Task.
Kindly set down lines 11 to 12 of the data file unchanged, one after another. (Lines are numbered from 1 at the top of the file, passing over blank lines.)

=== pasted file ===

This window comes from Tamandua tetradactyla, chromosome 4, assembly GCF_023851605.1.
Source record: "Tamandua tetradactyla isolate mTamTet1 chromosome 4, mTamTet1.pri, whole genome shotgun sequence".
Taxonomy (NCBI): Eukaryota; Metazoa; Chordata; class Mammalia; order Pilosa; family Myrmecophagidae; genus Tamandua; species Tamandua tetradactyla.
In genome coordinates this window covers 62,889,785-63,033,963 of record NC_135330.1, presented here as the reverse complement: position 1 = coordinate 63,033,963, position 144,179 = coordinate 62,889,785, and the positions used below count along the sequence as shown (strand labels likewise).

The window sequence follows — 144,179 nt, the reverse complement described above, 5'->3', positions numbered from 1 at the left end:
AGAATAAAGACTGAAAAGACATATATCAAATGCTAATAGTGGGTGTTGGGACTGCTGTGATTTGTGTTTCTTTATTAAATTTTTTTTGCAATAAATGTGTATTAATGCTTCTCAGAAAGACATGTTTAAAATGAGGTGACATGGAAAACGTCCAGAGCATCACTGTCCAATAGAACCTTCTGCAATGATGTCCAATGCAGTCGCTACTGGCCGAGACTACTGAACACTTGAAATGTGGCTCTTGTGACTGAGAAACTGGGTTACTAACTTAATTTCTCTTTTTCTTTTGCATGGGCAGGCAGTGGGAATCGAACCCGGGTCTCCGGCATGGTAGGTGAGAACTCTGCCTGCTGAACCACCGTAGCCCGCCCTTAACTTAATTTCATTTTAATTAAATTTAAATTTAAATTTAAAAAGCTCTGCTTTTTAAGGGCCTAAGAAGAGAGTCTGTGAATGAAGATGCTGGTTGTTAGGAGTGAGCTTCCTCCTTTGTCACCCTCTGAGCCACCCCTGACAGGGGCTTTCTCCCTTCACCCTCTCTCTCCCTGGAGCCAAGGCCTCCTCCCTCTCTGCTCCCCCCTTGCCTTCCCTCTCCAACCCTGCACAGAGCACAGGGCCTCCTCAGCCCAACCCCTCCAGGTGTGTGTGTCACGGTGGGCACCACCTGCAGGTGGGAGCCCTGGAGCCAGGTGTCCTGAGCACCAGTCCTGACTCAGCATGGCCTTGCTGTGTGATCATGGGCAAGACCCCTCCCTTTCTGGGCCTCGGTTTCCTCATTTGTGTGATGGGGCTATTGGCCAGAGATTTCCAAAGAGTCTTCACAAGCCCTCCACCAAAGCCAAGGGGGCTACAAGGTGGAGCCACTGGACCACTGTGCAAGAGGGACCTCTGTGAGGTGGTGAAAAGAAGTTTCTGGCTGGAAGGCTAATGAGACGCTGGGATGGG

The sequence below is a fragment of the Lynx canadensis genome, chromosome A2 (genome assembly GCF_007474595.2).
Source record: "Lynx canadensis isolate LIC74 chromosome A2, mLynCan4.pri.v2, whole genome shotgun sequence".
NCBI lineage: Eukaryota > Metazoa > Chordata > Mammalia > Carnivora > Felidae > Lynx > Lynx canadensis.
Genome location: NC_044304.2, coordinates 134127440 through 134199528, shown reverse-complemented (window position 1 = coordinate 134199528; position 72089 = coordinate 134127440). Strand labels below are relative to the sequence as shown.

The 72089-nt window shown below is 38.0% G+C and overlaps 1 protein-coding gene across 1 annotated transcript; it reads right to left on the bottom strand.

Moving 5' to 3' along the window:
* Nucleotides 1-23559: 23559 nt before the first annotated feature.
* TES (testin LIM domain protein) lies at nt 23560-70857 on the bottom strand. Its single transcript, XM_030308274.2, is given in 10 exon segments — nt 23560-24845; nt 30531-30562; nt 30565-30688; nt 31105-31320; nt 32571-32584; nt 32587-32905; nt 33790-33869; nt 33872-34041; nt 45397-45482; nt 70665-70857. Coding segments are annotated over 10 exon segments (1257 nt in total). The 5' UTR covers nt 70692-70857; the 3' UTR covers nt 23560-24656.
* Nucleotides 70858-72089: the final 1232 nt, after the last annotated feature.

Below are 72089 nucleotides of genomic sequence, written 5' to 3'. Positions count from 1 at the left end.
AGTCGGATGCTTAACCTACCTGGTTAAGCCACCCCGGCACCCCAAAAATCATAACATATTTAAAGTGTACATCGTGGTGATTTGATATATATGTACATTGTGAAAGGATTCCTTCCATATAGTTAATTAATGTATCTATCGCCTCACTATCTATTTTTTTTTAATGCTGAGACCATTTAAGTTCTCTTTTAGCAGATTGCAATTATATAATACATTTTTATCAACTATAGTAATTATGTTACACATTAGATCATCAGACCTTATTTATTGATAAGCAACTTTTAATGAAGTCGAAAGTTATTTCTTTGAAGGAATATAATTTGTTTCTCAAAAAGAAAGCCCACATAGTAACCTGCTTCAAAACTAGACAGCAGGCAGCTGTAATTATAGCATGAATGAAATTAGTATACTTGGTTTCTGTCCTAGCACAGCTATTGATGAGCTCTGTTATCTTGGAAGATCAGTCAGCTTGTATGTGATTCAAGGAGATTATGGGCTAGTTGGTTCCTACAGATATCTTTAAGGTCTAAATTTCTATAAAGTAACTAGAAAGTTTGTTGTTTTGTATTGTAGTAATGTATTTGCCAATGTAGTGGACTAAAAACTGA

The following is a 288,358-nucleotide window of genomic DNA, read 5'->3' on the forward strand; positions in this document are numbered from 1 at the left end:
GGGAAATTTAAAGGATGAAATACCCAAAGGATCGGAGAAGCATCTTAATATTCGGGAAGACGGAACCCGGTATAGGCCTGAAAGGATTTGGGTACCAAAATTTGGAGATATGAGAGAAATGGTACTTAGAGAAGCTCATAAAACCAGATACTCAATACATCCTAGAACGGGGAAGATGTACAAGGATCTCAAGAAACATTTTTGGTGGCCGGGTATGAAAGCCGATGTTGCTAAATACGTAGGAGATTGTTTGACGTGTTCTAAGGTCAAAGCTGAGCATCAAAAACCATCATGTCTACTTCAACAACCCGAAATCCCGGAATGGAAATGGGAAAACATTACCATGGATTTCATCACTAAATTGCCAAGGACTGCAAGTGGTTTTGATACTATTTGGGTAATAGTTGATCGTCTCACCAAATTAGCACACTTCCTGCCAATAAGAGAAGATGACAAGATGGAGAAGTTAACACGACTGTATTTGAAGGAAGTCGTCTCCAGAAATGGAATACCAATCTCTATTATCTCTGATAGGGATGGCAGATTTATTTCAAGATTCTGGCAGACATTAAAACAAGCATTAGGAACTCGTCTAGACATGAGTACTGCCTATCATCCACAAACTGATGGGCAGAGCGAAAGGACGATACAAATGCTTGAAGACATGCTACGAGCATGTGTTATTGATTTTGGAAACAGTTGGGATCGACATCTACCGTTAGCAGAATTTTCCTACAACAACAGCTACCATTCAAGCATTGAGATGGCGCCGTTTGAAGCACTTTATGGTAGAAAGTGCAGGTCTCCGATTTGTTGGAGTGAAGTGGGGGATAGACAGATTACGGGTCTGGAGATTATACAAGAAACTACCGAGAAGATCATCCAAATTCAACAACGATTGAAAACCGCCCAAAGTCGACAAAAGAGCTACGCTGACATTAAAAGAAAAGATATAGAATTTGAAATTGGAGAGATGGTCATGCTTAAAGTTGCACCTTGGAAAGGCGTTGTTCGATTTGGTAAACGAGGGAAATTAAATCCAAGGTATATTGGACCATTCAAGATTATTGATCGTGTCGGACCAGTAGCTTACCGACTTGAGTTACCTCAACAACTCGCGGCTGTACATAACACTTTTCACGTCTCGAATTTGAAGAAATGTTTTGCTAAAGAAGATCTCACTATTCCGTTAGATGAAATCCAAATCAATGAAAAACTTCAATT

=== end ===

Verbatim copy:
The 72089-nt window shown below is 38.0% G+C and overlaps 1 protein-coding gene across 1 annotated transcript; it reads right to left on the bottom strand.

Moving 5' to 3' along the window: